It probably seems strange to call a game I've never mentioned here before one of my "most influential." (And by influential, I mean it was influential in shaping my current taste in video games.) The fact is, though, that The 7th Guest absolutely blew my mind back when I played through it on my family's PC as a teen.
If this is the first you're hearing of The 7th Guest, it's an adventure game set in a haunted mansion. To progress through its surprisingly adult story, players have to solve various logic puzzles.
Really, The 7th Guest is like a horror-tinged precursor to the Professor Layton series, although Level-5's games offer up many more brain-teasers than the Trilobyte-developed title discussed in this post.
Anyway, besides all of the above, The 7th Guest caused a stir when it was released in 1993 because it took up two CDs (unheard of at the time) and was chock-full of both live-action video clips and pre-rendered 3D graphics.
As much as my younger self loved this game's flashiness, the aspects that most impressed me, and kept me and my mom--a mystery and puzzle buff herself--coming back to it until we reached its ending, were its creepy backstory and its many tough-as-nails puzzles.
I'd never encountered the former in a game before I started The 7th Guest, while the latter opened my mind to the fact that digital puzzles (you know, as opposed to physical ones found in books and newspapers) could involve more than just letters, words or random shapes and blobs.
Of course, I'd also never encountered 3D graphics and live-action video clips in a game before I started The 7th Guest, so I guess I shouldn't discount how much those components impacted and influenced my taste in video games moving forward.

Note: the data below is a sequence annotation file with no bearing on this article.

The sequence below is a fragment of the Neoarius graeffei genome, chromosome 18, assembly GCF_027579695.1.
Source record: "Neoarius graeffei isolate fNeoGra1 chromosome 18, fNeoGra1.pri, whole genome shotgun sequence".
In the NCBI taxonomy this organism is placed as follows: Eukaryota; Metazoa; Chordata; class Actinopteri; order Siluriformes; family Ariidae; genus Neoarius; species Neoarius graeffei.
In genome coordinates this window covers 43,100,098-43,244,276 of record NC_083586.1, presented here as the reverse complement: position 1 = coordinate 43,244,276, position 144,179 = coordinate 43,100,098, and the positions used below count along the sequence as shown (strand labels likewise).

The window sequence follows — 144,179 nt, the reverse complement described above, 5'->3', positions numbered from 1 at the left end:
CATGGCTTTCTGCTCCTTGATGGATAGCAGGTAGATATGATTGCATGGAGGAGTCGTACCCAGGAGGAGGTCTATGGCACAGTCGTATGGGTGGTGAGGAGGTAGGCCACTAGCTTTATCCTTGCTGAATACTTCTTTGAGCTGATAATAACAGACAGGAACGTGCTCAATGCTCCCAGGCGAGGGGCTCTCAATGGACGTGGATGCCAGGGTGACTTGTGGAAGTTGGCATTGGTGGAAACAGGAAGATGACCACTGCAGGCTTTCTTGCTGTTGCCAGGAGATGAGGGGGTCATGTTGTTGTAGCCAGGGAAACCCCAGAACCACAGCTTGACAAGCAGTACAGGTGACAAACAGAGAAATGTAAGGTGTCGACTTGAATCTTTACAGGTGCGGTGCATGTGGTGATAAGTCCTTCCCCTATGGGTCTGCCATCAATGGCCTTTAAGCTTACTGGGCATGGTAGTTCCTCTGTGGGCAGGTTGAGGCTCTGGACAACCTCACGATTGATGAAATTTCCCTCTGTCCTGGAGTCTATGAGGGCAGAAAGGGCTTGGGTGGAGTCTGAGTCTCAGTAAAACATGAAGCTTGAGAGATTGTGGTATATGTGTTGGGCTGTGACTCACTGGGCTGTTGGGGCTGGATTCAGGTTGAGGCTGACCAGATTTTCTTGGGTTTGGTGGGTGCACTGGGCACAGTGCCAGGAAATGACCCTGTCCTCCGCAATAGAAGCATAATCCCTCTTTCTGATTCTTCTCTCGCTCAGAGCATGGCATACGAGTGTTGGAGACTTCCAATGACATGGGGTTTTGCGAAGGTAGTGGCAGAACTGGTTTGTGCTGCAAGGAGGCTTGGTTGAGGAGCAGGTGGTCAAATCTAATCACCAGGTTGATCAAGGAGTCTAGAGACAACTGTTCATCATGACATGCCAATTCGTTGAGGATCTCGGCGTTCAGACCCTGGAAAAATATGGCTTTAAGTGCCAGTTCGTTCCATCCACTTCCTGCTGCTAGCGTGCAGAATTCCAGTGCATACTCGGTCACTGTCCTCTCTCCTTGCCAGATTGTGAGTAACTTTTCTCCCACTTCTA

Certainly, The 7th Guest helped solidify my interest in adventure and puzzle games. Previously, I viewed both genres as something akin to second-class citizens and preferred to spend my precious free time with platformers and RPGs.
It also opened my eyes to the fact that games don't have to be depicted in a limited number of ways to be appealing or engaging. Until The 7th Guest came around, I pretty much equated games with pixels. I also generally thought of them as being two-dimensional affairs.
The idea of a game made up of three-dimensional graphics and video clips didn't sit all that well with me back then--thanks in large part to the fact that the few existing efforts I was aware of didn't seem to offer any real gameplay or even graphical improvements over the status quo.
That mostly changed after my mom and I dumped countless hours into The 7th Guest. Not entirely, mind you, as it wasn't until I'd spent some serious time with the Saturn's, PlayStation's and Nintendo 64's libraries that I fully got behind the notion that games with pre-rendered or pre-recorded visuals could be something other than crap.
Still, the "interactive movie" that is The 7th Guest started me down the path toward accepting non-traditional video games, and for that I'll always be grateful.
I'll also forever be grateful that it brought my mom and I together in a way that's rarely happened in either of our lives. Other than the time I helped her figure out how to play Tetris DS (and tried to help her play New Super Mario Bros.), we've played just one game together--The 7th Guest. And that's an experience I'll never forget.
Note: I was inspired to begin this series after reading through Rachel Simone Weil's similar one over at nobadmemories.com. Rachel's write-ups focus on the games that prompted her to start making her own. I'm obviously not a developer, so my posts will focus on the 10 titles that sucked me into this hobby and shaped my interests in it.